Cognitive style predictors of affect change in older adults.
ABSTRACT Cognitive styles are the lenses through which individuals habitually process information from their environment. In this study, we evaluated whether different cognitive style individual difference variables, such as explanatory style and dispositional optimism, could predict changes in affective state over time in community-dwelling older adults. Based on previous research, we hypothesized that an optimistic explanatory style would be adaptive except when combined with life stressors, but that dispositional optimism would predict positive affective states regardless of life events. We found that older adults with a more optimistic explanatory style for health/cognitive events actually appeared to develop more depressive symptoms over six months of follow-up. However, dispositional optimism and orientation toward the future predicted a better affective profile over time.
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ABSTRACT: Thesis (Ph. D.)--Ohio State University, 2004. Includes bibliographical references (leaves 127-141). Microfiche. s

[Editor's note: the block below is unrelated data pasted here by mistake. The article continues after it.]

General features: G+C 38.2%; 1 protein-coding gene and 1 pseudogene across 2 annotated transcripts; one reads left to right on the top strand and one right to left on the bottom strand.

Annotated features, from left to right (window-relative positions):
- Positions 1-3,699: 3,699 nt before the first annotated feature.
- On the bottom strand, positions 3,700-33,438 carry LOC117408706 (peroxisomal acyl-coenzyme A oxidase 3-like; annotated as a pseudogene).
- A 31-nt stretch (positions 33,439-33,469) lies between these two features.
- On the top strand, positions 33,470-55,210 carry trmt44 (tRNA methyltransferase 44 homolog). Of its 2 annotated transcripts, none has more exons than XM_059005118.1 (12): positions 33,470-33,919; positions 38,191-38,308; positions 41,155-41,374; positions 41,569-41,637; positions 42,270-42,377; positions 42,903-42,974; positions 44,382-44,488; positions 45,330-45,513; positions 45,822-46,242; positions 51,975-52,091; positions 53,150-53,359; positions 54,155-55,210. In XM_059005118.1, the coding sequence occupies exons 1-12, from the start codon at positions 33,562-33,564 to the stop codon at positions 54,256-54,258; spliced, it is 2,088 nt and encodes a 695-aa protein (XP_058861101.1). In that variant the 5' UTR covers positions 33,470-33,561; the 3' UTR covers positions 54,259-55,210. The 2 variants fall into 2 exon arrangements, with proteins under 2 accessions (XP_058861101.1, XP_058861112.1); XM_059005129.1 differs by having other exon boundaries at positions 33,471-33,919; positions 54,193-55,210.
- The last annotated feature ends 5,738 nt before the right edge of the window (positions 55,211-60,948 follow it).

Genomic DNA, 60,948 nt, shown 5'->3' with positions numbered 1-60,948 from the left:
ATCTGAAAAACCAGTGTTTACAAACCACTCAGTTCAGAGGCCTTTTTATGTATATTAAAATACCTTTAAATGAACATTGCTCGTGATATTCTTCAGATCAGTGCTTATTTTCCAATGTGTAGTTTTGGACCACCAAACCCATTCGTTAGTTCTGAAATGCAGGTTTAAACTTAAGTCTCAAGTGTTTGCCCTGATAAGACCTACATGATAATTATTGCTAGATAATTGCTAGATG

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ABSTRACT: There is theoretical reason to believe that narcissism is associated with infidelity. Yet, studies that have examined this association have yielded inconsistent results. Given that these inconsistencies may have emerged because prior studies used global assessments of narcissism that do not capture the extent to which the components of narcissism are activated in the sexual domain, the current research drew from two longitudinal studies of 123 married couples to examine the extent to which sexual narcissism predicted marital infidelity. Consistent with the idea that narcissism predicts sexual behavior when activated in the sexual domain, own sexual narcissism was positively associated with infidelity, controlling for own marital and sexual satisfaction, own globally-assessed narcissism, partner globally-assessed narcissism, and partner sexual narcissism. Helping to explain why this association emerged, further analyses demonstrated that it was driven by all four facets of sexual narcissism-sexual exploitation, grandiose sense of sexual skill, sexual entitlement (Study 1 only), and lack of sexual empathy (husbands only). Additionally, although partner sexual narcissism was unrelated to infidelity on average, partners' grandiose sense of sexual skill and partners' sexual entitlement (Study 2 only) were positively associated with infidelity, and partners' lack of sexual empathy was negatively associated with infidelity (Study 2 only). These findings highlight the benefits of using domain-specific measures of sexual narcissism in research on sexual behavior and the benefits of using domain-specific measures of personality more generally.Archives of Sexual Behavior 04/2014; DOI:10.1007/s10508-014-0282-6 · 3.53 Impact Factor